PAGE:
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Don't Invite Trouble
While the hunter is the predator and the elk the prey, the hunter may also become the prey.

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While we all know that safety is the most important factor during the hunt, we must also remember the checks and balances that nature has put in the enviroment. This being in the form of preditors and prey. While elk hunting, or any hunting in the Jackson area, or within the Yellowstone ecosystem, this is extremly important. This pertains to much of the Rocky Mountain west as well. While the hunter is the preditor and the elk the prey, the hunter may also become the prey. We must also realize that some elk hunters will be hunting in an enviroment which would be totally different from anything they may have encountered in the past, and will be in bear country.

You will not just be in the normal bear country, but you will be in GRIZZLY country. Now the hunter is the prey and has the responsibility not only to himself, or herself, but to their fellow hunters and to the bears as well. All people in the back country of the Yellowstone ecosystem, especially hunters, need to take the proper precautions to avoid conflicts with grizzly bears.

During elk season the bears will be trying to put on as much fat as they can for the winter. During hunting season there will be without a doubt, many gut piles in the mountains, as well as many carcasses, and many elk and deer on the poles at many camps. These are all open dinner invitations for bears. You will more than likely see bear scat and bear tracks while in the field. You need to be able to tell the difference between the track of a grizzly and the track of a black bear as well.

While many of you may be hunting black bear during the same time, there is no hunting season allowed for the grizzly bear. Now a lot of you would like to see a grizzly bear, I do not think that any one of you want to see one as it is trying to do harm to you. There are many human/bear conflicts every year by accident, so let's be responsible enough to take precautions so we do not invite these conflits. Give the bear, especially the grizzly bear, the respect that it deserves.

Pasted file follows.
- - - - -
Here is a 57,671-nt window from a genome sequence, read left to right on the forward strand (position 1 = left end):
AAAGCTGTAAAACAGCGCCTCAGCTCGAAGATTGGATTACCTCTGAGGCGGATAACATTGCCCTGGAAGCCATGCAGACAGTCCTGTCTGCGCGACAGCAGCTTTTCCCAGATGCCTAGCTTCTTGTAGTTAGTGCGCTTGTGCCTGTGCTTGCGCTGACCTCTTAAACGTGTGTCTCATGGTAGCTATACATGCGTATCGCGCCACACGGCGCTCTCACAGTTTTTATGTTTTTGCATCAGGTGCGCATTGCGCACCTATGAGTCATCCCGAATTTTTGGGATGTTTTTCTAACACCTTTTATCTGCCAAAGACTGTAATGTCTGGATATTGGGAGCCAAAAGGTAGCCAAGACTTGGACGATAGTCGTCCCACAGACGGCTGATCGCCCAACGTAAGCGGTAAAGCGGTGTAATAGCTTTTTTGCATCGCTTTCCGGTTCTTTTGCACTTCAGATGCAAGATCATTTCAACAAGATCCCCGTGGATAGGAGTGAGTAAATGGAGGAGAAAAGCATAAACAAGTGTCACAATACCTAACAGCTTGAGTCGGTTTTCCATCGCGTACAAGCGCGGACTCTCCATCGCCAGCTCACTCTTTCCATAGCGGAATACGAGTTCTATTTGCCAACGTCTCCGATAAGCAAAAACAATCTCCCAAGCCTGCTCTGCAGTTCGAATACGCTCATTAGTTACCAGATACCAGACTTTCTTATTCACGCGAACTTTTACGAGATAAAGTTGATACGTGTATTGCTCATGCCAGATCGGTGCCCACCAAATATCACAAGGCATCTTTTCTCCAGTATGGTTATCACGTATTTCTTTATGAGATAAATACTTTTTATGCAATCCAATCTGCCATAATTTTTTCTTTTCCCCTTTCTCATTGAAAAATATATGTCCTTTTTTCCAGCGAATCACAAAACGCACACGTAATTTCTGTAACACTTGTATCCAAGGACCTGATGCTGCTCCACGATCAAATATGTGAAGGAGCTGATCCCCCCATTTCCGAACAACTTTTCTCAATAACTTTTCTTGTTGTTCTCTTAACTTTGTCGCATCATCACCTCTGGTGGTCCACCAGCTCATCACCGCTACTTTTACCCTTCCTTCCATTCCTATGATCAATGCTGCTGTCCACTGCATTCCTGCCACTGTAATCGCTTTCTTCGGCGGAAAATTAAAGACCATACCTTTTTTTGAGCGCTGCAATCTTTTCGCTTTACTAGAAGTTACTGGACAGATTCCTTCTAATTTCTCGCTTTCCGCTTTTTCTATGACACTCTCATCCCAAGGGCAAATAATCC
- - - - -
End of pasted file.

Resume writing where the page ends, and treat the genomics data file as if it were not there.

The U.S.Forest Service has strict guidlines not only for hunters, but for all who use the backcountry. These rules may seem a bit overbearing to some, but they are for your protection, and can save your life. These procedures are not to be taken lightly, and are indeed enforced by the Forest Service and the Game and Fish Departments. I doubt that any responsible and ethical hunter wants to be responsible for the death of the bear needlessly, knowing that it may have been avoided in the first place.

That is not to say that a hunter does not have the right to defend themselves from a bear attack, only that if it can be avoided, the better off we all are. And yes, there will without a doubt be incidents while in the field where we will encounter bears, and the bear would have to be killed to save one's life, but too many hunters think that it will not happen to them, and do not take precautions and the result is a dead bear or worse yet, a dead hunter.



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